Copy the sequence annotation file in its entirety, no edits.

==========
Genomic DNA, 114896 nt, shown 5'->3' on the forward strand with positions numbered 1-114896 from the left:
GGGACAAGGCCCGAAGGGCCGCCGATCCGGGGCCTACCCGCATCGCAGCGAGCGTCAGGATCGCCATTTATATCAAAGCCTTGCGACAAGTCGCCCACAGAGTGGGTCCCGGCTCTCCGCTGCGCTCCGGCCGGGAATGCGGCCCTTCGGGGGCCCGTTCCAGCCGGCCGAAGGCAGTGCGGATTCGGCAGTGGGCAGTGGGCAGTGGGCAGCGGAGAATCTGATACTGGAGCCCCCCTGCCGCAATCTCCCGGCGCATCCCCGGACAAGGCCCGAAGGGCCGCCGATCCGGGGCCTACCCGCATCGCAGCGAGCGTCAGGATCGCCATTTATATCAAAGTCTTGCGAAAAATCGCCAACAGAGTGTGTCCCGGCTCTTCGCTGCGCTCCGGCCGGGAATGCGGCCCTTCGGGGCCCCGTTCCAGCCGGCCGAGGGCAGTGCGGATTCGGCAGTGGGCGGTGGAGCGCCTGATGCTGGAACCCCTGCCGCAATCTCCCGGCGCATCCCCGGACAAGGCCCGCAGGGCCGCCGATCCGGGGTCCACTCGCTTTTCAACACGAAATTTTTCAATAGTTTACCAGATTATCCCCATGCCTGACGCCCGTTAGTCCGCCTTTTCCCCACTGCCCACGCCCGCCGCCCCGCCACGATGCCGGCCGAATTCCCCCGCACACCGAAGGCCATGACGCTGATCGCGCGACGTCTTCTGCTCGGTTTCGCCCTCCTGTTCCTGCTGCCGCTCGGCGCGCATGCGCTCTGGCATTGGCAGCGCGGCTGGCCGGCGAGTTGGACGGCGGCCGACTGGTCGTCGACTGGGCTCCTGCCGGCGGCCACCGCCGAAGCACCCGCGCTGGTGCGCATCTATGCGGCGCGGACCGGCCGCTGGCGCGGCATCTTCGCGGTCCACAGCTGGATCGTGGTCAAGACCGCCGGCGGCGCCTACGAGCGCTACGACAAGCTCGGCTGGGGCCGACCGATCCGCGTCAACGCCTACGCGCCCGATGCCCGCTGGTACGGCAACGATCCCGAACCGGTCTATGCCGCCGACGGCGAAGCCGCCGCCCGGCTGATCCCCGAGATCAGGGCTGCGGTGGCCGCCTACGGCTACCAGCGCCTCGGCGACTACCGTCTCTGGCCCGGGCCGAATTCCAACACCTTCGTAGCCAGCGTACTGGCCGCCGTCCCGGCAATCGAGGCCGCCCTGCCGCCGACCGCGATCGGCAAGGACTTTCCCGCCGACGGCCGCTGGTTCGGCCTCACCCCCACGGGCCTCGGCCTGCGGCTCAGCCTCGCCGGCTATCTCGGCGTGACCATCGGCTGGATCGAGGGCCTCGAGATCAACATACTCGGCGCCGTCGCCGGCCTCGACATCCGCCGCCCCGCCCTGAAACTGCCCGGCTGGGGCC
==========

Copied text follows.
Genomic DNA, 114896 nt, shown 5'->3' on the forward strand with positions numbered 1-114896 from the left:
GGGACAAGGCCCGAAGGGCCGCCGATCCGGGGCCTACCCGCATCGCAGCGAGCGTCAGGATCGCCATTTATATCAAAGCCTTGCGACAAGTCGCCCACAGAGTGGGTCCCGGCTCTCCGCTGCGCTCCGGCCGGGAATGCGGCCCTTCGGGGGCCCGTTCCAGCCGGCCGAAGGCAGTGCGGATTCGGCAGTGGGCAGTGGGCAGTGGGCAGCGGAGAATCTGATACTGGAGCCCCCCTGCCGCAATCTCCCGGCGCATCCCCGGACAAGGCCCGAAGGGCCGCCGATCCGGGGCCTACCCGCATCGCAGCGAGCGTCAGGATCGCCATTTATATCAAAGTCTTGCGAAAAATCGCCAACAGAGTGTGTCCCGGCTCTTCGCTGCGCTCCGGCCGGGAATGCGGCCCTTCGGGGCCCCGTTCCAGCCGGCCGAGGGCAGTGCGGATTCGGCAGTGGGCGGTGGAGCGCCTGATGCTGGAACCCCTGCCGCAATCTCCCGGCGCATCCCCGGACAAGGCCCGCAGGGCCGCCGATCCGGGGTCCACTCGCTTTTCAACACGAAATTTTTCAATAGTTTACCAGATTATCCCCATGCCTGACGCCCGTTAGTCCGCCTTTTCCCCACTGCCCACGCCCGCCGCCCCGCCACGATGCCGGCCGAATTCCCCCGCACACCGAAGGCCATGACGCTGATCGCGCGACGTCTTCTGCTCGGTTTCGCCCTCCTGTTCCTGCTGCCGCTCGGCGCGCATGCGCTCTGGCATTGGCAGCGCGGCTGGCCGGCGAGTTGGACGGCGGCCGACTGGTCGTCGACTGGGCTCCTGCCGGCGGCCACCGCCGAAGCACCCGCGCTGGTGCGCATCTATGCGGCGCGGACCGGCCGCTGGCGCGGCATCTTCGCGGTCCACAGCTGGATCGTGGTCAAGACCGCCGGCGGCGCCTACGAGCGCTACGACAAGCTCGGCTGGGGCCGACCGATCCGCGTCAACGCCTACGCGCCCGATGCCCGCTGGTACGGCAACGATCCCGAACCGGTCTATGCCGCCGACGGCGAAGCCGCCGCCCGGCTGATCCCCGAGATCAGGGCTGCGGTGGCCGCCTACGGCTACCAGCGCCTCGGCGACTACCGTCTCTGGCCCGGGCCGAATTCCAACACCTTCGTAGCCAGCGTACTGGCCGCCGTCCCGGCAATCGAGGCCGCCCTGCCGCCGACCGCGATCGGCAAGGACTTTCCCGCCGACGGCCGCTGGTTCGGCCTCACCCCCACGGGCCTCGGCCTGCGGCTCAGCCTCGCCGGCTATCTCGGCGTGACCATCGGCTGGATCGAGGGCCTCGAGATCAACATACTCGGCGCCGTCGCCGGCCTCGACATCCGCCGCCCCGCCCTGAAACTGCCCGGCTGGGGCC